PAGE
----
Illegal fishing blamed for protected turtle death
An adult female royal turtle, among 21 of the endangered species released into the wild with installed microchips and GPS transmitters in 2015, has been found dead due to illegal electrofishing in Koh Kong province’s Sre Ambel district.
According to the Wildlife Conservation Society (WCS) yesterday, fishermen found the body of a royal turtle floating along the Sre Ambel river system, an area in Cambodia where the river meets the sea and where some of the turtles call home.
The turtle was about 11 years old and weighed nine kilograms, it added.
The WCS and the Fisheries Administration (FiA) inspected the turtle and found it had been killed by illegal electrofishing, based on the marks on its head.
The royal turtle, also known as the southern river terrapin (Batagur affinis), was designated Cambodia’s national reptile in 2005. It was listed as critically endangered by the International Union for Conservation of Nature last year and added to their Red List of Threatened Species.
In Hul, an FiA official who works directly to conserve this critically endangered species, told Khmer Times that the dead turtle was found on February 6.
“As a conservator and FiA official, I really regret the loss of a royal turtle which is Cambodia’s national reptile. This species is critically endangered,” he said.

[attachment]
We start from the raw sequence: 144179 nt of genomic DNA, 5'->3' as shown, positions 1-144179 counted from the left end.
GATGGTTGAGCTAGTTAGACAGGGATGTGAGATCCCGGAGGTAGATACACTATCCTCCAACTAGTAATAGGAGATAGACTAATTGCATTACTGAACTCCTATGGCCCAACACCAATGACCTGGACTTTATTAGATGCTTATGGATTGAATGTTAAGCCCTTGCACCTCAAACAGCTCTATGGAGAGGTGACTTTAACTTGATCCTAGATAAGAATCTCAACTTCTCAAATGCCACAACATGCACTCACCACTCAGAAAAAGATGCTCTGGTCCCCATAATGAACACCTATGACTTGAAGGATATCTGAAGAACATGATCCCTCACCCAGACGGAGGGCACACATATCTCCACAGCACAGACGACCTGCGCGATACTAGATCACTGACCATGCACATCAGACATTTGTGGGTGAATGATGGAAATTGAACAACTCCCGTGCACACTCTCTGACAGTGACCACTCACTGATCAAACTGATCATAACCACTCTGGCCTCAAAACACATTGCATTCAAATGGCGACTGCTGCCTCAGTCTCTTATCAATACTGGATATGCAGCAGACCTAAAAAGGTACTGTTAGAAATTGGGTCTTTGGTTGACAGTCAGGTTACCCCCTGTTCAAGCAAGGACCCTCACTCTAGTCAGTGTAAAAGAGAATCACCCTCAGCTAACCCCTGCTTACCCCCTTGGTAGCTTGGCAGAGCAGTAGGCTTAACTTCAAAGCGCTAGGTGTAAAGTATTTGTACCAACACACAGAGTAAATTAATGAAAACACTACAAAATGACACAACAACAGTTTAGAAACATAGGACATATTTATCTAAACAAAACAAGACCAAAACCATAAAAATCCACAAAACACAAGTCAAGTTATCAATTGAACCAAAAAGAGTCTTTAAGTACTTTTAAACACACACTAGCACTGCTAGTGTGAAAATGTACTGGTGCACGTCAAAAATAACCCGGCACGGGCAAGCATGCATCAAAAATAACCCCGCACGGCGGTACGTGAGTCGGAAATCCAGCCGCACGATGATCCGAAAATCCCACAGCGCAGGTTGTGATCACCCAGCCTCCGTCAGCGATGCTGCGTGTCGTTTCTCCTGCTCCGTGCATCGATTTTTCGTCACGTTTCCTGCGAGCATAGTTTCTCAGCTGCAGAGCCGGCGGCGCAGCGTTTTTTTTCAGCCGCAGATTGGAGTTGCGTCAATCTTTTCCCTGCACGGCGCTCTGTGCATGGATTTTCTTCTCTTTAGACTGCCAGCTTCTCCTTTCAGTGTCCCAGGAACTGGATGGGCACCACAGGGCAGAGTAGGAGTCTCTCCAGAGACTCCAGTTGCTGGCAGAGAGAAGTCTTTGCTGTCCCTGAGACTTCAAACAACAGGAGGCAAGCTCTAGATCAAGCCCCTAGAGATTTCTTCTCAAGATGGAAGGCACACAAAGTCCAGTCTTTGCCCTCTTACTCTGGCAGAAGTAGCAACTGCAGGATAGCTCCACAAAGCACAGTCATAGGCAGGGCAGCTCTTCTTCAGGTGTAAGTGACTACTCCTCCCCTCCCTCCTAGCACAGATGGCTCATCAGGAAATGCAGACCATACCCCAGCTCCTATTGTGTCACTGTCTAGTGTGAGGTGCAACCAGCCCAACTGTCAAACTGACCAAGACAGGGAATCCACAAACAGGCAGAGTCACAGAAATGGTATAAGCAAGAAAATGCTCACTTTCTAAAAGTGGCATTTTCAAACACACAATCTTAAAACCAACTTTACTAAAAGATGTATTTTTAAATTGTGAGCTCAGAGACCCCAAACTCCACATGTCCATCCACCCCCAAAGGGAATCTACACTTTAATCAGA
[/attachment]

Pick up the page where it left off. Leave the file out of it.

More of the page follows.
Mr. Hul added that illegal electrofishing activities usually occur at night along the Sre Ambel river. FiA and WCS always educate villagers and fishermen about the species by distributing posters and informing them of activities that endanger the turtles.
He said two measures have been planned to help conserve the species and prevent them from being killed by electrofishing.
The first measure will see rangers patrolling areas where illegal electrofishing is known to occur.
The rangers will seize and destroy hooks that have been baited with shrimp, which attracts the turtles, he added.
He said the second measure would involve a working group that includes the FiA, WCS and police patrolling at night at least twice a month.
Recently, the conservation working group found a royal turtle nest that had 14 eggs.
The working group built a fence and hired villagers to protect the eggs until they hatch.
Last year, a total of 206 turtles, including babies, were transferred from an old center in Sre Ambel district along with 13 Siamese crocodiles to the Koh Kong Reptile Conservation Center in Mondol Seima district.
They will be released into the wild once the turtles are better able to survive on their own.
WCS technical advisor Som Sitha said: “We really regret losing a royal turtle that our conservation team released [into the wild] in 2015.”
Illegal fishing activities and the destruction of the species’ shelters along the Sre Ambel river system greatly threatens the turtles’ survival and will make it go extinct if nothing is done, he added.
“I would like to ask local authorities, villagers and fishermen to protect the royal turtles and unify to stop illegal electrofishing,” he said.
Ouk Vibol, director of the fisheries conservation department of the FiA, confirmed that the FiA will establish a protected and conservation area in Sre Ambel district in order to protect this species and eliminate all illegal fishing activities.
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